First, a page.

A Lament

A wail for the dead and the dying!
They fall in the wind through the Gilead tree,
Off the sunset's gold, off hill and sea;
They fall on the grave where thou art lying,
Like a voice of woe, like a woman sighing,
Moaning her buried, her broken love,
Never more joy,—never on earth, never in heaven above!

Ah, me! was it for this I came here?
Christ! didst thou die that for this I might live?
An anguish, a grief like the heart o'er the bier,—
Grief that I cannot bury, nor against it can strive,—
Life-long to haunt me, while breath brings to-morrow,
Falling in spring and in winter, rain and sleet sorrow,
Prest from my fate that its future ne'er telleth,
Spring from the unknown that ever more welleth.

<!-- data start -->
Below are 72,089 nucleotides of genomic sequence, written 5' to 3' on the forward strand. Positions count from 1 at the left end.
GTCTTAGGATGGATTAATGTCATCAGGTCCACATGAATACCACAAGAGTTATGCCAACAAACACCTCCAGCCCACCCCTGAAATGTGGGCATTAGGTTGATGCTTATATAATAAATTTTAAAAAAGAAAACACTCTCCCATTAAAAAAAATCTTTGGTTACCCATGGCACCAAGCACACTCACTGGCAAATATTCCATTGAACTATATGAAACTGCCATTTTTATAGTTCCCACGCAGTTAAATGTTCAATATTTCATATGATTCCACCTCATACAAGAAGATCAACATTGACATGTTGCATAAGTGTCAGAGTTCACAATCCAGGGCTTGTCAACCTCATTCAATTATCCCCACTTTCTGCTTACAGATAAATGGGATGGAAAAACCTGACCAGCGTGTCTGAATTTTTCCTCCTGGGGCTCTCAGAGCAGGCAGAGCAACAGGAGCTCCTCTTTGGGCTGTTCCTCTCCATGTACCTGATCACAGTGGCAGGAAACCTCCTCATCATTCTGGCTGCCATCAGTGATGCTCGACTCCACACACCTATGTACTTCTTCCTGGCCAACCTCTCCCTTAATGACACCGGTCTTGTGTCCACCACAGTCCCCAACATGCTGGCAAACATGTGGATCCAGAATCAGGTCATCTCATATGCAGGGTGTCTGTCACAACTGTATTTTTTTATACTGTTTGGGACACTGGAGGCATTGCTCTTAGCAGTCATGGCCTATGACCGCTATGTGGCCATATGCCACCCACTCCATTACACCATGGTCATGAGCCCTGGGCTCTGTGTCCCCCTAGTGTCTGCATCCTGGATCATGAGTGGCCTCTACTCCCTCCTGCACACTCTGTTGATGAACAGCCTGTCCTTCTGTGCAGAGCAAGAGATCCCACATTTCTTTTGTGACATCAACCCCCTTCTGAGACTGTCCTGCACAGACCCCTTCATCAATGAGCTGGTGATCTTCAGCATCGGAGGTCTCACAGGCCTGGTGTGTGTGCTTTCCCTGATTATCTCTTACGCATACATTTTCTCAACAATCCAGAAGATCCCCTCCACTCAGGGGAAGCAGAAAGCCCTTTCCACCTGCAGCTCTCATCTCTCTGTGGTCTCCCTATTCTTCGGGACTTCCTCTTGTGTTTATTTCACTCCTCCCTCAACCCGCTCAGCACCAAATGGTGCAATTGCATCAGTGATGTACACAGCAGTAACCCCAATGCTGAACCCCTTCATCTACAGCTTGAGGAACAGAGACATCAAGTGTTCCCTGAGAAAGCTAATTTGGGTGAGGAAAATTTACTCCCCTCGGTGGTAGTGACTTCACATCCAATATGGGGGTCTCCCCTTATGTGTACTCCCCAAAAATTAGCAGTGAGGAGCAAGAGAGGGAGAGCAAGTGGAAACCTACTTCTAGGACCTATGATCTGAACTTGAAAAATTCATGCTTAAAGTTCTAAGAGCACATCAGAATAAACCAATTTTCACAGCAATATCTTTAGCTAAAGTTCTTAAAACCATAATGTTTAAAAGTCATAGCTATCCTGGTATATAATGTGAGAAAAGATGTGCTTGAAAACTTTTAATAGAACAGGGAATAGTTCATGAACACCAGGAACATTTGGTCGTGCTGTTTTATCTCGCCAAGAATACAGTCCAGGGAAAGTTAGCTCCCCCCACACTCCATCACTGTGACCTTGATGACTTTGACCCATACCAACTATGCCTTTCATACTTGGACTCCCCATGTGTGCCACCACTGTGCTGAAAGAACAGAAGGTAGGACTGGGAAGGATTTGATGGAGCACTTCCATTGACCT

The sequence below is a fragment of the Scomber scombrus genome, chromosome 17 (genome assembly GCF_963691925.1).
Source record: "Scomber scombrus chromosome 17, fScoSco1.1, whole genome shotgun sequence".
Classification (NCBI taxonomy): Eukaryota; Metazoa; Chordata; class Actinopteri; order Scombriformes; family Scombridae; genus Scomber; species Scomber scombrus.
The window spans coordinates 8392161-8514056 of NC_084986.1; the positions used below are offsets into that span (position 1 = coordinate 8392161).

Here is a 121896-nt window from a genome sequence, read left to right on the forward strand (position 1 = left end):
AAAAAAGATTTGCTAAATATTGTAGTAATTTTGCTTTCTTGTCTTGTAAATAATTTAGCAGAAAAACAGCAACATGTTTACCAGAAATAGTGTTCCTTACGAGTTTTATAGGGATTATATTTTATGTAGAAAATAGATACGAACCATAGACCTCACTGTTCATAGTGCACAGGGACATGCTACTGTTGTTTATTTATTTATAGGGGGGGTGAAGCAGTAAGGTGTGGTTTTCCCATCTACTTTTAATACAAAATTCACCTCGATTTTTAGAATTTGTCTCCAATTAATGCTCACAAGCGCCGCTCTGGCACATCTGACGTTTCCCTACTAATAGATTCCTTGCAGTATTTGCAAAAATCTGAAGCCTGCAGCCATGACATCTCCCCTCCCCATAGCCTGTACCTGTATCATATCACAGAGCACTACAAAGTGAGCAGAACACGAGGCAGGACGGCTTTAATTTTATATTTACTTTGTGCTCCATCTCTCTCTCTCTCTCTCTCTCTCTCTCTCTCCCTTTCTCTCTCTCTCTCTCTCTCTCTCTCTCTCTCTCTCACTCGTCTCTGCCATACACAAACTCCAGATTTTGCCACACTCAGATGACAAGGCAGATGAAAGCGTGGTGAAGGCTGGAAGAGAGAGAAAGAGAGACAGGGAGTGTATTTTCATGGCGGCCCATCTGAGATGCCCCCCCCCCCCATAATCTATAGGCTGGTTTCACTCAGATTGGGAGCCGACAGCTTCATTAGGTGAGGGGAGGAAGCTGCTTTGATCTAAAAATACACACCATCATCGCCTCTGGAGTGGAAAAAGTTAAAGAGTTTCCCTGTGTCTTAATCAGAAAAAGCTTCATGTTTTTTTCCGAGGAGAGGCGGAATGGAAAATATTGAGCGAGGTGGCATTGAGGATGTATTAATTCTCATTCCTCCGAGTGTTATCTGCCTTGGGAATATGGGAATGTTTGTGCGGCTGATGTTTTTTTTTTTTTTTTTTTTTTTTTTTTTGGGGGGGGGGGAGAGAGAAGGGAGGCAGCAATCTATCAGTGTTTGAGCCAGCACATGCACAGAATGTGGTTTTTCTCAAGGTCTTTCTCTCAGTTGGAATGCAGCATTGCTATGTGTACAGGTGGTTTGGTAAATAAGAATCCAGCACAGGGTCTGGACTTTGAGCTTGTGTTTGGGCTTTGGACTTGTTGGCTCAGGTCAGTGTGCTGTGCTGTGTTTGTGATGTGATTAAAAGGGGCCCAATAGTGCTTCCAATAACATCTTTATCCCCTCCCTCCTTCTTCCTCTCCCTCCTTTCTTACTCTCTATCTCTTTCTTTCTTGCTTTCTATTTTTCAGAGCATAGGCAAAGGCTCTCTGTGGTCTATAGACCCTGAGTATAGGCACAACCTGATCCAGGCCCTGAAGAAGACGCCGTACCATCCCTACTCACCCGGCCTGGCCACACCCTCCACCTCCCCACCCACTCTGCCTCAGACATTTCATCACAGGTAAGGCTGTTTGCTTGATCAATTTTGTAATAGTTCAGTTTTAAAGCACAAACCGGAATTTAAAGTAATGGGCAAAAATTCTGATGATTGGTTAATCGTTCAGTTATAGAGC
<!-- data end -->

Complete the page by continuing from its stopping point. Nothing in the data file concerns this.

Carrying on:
Fair, O my fields! soft, too, your hours!
Mother of Earth, thou art pleasant to see!
I walk o'er thy sands, and I bend o'er thy flowers.
There is nothing, O nothing, thou givest me,
Nothing, O nothing, I take from thee.
What are thy heavens, so blue and so fleeting?
Storm, if I reck not, no echo meeting.
In this cold heart, that is dead to its beating,
Caring for nothing, parting or greeting!
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